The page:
Pharmacy Times

Combination Drugs: Difficult to Predict Interaction Outcomes

Author: John R. Horn, PharmD, FCCP, and Philip D. Hansten, PharmD

Several months ago, this column described pharmacoenhancement, the purposeful combination of 2 interacting drugs.1 (Read the full article) The idea of pharmacoenhancement is to use one drug (precipitant drug) to affect the second drug (object drug) in a way that benefits the patient, usually by slowing the elimination of the object drug. Our previous column discussed only the effects of the 2 combined drugs on each other. When drugs with similar or opposing drug interaction properties are coadministered to a patient, however, unpredictable effects on other drugs often occur.

Recently, a review of the drug interactions reported with the combination product tipranavir/ritonavir (Aptivus) noted several interactions with drugs that are substrates for CYP3A4 or p-glycoprotein.2 Ritonavir is known to be an inhibitor of CYP2D6, CYP3A4, and p-glycoprotein. In addition, ritonavir appears to be an inducer of glucuronidation. Tipranavir inhibits CYP1A2, CYP2C9, CYP2C19, and CYP2D6 and induces CYP3A4 and p-glycoprotein.3 The combination of ritonavir and tipranavir has been reported to inhibit CYP3A4 and induce p-glycoprotein. The effect of the combination on other cytochromes has not been defined.

The Table lists the effects of ritonavir alone and the combination of ritonavir plus tipranavir on several commonly studied object drugs. For some of the object drugs, the effect of the combination produces a very different result than that of following ritonavir alone. Notice lopinavir, where the difference in the magnitude of effect may be due to the relative dose of ritonavir used in the studies. The effect of ritonavir and the ritonavir/tipranavir combination on zidovudine area under the (plasma concentration-time) curve is similar. The reduction in zidovudine concentrations is most likely due to the induction of zidovudine glucuronidation by ritonavir. The addition of tipranavir to ritonavir probably plays no role in modifying the magnitude of the interaction.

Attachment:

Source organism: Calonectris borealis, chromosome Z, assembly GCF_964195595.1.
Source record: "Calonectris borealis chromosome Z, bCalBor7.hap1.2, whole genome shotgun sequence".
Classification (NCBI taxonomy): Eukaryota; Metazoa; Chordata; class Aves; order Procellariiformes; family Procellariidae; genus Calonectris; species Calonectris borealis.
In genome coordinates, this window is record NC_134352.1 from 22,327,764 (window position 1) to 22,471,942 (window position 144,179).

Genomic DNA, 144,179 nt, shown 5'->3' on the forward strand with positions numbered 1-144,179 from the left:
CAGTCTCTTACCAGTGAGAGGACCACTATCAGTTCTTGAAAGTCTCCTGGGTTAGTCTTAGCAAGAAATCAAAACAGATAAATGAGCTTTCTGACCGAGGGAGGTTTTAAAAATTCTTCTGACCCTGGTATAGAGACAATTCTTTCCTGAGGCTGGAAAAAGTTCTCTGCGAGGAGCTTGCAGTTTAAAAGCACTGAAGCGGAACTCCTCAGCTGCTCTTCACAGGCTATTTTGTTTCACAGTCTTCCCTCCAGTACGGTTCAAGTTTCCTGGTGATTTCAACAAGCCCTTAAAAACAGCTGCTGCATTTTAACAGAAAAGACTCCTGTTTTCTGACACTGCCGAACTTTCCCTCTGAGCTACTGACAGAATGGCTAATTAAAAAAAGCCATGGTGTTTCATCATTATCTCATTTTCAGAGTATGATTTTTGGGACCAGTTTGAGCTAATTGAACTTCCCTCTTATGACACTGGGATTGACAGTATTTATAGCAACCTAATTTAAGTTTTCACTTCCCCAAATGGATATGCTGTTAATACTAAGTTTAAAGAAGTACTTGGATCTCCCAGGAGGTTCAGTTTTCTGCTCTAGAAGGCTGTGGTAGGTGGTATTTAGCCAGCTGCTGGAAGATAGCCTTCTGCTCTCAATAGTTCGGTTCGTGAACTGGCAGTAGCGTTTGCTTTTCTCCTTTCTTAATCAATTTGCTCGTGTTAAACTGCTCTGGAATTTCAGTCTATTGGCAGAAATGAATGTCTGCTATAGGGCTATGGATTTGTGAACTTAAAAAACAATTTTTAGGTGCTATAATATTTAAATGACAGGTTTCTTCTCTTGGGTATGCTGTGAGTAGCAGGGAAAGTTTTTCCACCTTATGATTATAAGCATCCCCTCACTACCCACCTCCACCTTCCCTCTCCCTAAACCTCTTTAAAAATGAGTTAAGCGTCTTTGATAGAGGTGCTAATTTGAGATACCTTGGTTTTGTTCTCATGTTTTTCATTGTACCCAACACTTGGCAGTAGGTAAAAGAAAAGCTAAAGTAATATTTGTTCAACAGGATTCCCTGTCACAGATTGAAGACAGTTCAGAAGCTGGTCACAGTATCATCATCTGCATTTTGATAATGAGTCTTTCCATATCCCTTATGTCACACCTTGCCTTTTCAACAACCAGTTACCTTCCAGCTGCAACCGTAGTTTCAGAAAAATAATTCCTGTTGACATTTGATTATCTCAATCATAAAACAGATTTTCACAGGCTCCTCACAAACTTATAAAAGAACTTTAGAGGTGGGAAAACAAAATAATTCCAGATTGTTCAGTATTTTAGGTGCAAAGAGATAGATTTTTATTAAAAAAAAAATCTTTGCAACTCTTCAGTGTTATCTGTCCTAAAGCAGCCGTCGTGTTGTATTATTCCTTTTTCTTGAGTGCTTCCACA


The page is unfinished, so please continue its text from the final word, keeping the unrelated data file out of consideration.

Drug Interactions Table

For several of the object drugs in the table, however, the magnitude of the interactions with ritonavir, compared with ritonavir/tipranavir, are quite dissimilar. Note that the magnitude of the effect of ritonavir alone on amprenavir, atazanavir, lopinavir, and saquinavir is much greater, compared with the effect of the combination product on these same object drugs. Some of these differences may be due to ritonavir dosing disparity. For other drugs, such as amprenavir, the combination product may result in inhibition of more metabolic pathways than occurs with only ritonavir.

One of the major differences between ritonavir alone and its tipranavir combination is the effect on p-glycoprotein. Ritonavir is considered to be an inhibitor of p-glycoprotein, as indicated by its effect on digoxin. Ritonavir/tipranavir is reported to increase p-glycoprotein activity. This may explain the minimal effect on digoxin concentrations reported with the combination, compared with ritonavir alone. P-glycoprotein effect also may partially account for the differences observed on the object drugs saquinavir and amprenavir.

If an object drug has only one elimination pathway, multiple inhibitors of that pathway will not generally lead to a large increase in the magnitude of the interaction. Once a single inhibitor has reduced an enzyme's activity, the addition of a second inhibitor of the same enzyme is not likely to produce much additional inhibition; little enzyme activity is left to inhibit. On the other hand, object drugs that rely on several pathways for elimination can have cumulative inhibition from multiple precipitant drugs that affect different pathways of the object drug's elimination.

Drs. Horn and Hansten are both professors of pharmacy at the University of Washington School of Pharmacy. For an electronic version of this article, including references if any, visit www.hanstenandhorn.com.

References

1. Horn JR, Hansten PD. Rx irony: drug interactions for pharmacoenhancement. Pharm Times. 2007;73(2):56.

2. Vourvahis M, Kashuba AD. Mechanisms of pharmacokinetic and pharmacodynamic drug interactions associated with ritonavir-enhanced tipranavir. Pharmacotherapy. 2007;27:888-909.

3. Aptivus [package insert]. Ridgefield, Conn: Boehringer Ingelheim Pharmaceuticals Inc; 2006.